This story has been updated from 5:48 PM EST with additoinal conference call comments on PC sales and IBM, as well as the company's latest share price data.
NEW YORK (TheStreet) - HP (HPQ) blew past Wall Street's top and bottom line estimate in its first-quarter results on Thursday and narrowed its full-year guidance. Speaking during the earnings conference call, HP CEO Meg Whitman highlighted a "long overdue" PC refresh and opportunities to gain share from rival IBM.
The PC maker, which is in the throes of a massive corporate overhaul, reported sales of $28.2 billion, down slightly from $28.4 billion in the same period last year. Analysts surveyed by Thomson Reuters were looking for sales of $27.191 billion.
Excluding items, HP earned 90 cents a share, a significant hike from 82 cents a share in the prior year's quarter and above Wall Street's forecast of 84 cents a share.
"HP is in a stronger position today than we've been in quite some time," said Whitman, in a statement. "The progress we're making is reflected in growth across several parts of our portfolio, the growing strength of our balance sheet, and the strong support we're receiving from customers and channel partners. Innovation is igniting our comeback, and at a time when many of our competitors are confronting new challenges, two years of turnaround work is setting us up for an exciting future."
HP's non-GAAP operating margin was 8.5%, up from 7.9% in the year-ago quarter, but down sequentially from 9% in the fourth quarter.
For the second quarter, HP expects earnings between 85 cents and 89 cents a share, at the low end of Wall Street's 89 cents estimate. For fiscal 2014, the Palo Alto, Calif.-based firm predicts earnings between $3.60 and $3.75 a share, narrower than its previous guidance of $3.55 to $3.75. Analysts are looking for fiscal year earnings of $3.67 a share.
Revenue from the company's Personal Systems group was up 4% year over year, while its printing revenue slipped 2% over the same period. Enterprise Group revenue was up 1%, with Enterprise Services and Software down, respectively, 7% and 4%. HP Financial Services revenue was down 9%.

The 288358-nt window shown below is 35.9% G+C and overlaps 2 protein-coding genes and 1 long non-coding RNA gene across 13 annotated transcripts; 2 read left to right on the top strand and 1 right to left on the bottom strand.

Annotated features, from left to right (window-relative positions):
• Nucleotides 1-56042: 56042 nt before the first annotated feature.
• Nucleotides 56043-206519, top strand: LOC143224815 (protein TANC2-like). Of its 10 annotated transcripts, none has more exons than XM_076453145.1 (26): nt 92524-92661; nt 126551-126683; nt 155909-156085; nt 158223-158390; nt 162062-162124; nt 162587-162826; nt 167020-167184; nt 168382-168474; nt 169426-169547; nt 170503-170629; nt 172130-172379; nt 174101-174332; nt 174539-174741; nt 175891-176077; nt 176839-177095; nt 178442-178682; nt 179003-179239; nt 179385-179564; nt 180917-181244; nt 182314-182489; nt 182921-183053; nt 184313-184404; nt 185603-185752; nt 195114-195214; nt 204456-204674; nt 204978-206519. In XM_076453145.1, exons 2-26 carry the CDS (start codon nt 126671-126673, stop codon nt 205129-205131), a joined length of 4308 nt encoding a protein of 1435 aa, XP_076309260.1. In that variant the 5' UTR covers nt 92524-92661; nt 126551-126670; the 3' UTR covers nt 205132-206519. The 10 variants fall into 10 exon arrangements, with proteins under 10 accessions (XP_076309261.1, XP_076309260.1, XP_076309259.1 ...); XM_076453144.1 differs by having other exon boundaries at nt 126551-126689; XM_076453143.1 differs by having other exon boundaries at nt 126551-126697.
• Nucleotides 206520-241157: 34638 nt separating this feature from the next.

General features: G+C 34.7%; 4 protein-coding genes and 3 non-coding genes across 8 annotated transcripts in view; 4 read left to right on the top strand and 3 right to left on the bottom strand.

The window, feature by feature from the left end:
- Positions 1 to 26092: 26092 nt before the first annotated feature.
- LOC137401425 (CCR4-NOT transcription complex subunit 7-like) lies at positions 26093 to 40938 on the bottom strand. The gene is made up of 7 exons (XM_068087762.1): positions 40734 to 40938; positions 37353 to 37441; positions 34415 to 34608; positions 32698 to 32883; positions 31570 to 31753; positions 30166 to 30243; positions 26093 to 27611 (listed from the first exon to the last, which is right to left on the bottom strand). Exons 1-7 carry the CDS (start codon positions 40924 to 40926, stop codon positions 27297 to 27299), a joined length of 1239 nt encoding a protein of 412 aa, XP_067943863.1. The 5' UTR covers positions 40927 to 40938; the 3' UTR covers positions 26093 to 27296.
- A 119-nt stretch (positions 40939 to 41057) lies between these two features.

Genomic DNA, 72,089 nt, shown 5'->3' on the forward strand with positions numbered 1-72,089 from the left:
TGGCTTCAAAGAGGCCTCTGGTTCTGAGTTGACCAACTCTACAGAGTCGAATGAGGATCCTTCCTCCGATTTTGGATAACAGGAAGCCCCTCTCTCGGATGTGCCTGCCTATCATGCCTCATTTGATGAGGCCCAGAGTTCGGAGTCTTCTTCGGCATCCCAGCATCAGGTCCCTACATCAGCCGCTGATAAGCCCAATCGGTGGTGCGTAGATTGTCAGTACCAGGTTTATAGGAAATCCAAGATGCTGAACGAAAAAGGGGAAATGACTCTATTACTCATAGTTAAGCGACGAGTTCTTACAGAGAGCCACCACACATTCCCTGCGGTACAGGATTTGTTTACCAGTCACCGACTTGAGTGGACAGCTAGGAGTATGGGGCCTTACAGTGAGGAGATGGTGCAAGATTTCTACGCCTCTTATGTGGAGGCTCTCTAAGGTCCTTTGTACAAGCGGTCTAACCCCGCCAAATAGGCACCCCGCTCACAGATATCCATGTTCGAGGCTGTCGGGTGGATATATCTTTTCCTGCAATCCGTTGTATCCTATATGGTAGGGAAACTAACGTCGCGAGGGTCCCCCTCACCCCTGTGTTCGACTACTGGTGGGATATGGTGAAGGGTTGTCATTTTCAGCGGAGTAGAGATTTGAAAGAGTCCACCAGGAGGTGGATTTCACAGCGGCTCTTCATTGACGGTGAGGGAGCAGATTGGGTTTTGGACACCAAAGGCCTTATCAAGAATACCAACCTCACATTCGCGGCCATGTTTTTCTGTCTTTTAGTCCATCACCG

Speaking during the earnings call, Whitman noted an improvement in the PC market. "Overall, the PC market contraction is slowing, and we see signs of stabilization, particularly in the commercial segment," she said.
The CEO singled out HP's Personal Systems Group as one of the first quarter's highlights. "What most people will be surprised about on this earnings call will be how well PSG did," she said. Whitman pointed, in particular, to "a tailwind" in users' migration from XP to the latest versions of Windows, and a "long overdue" PC refresh. Employees, according to the HP chief, are asking not only for the latest tablets, but also new PCs.
Whitman, however, was unwilling to predict whether the positive trend will continue throughout the year. "It's hard to call it, this has been, over the last few years, a pretty volatile market," she said, in response to an analyst's question. "I think's it's too early to call."
Later in the conference call, Whitman was asked about rival IBM's (IBM) recent decision to sell its low-end x86 server business to Lenovo. "It does create an opportunity for us," she said. "I think that we have a near-term opportunity here to gain share in our server business - we're all over it, we're all over it with our server partners."
HP's free cash flow, a key metric for dividend payments and share repurchases, was $2.4 billion during the first quarter, down from $3 billion in the same period last year, but up from $2.1 billion in the prior quarter.
On the conference call, HP CFO Cathie Lesjak reiterated the company's commitment to return at least 50% of free cash flow to investors in the form of dividends and share repurchases.
HP ended the quarter with $16.4 billion in gross cash.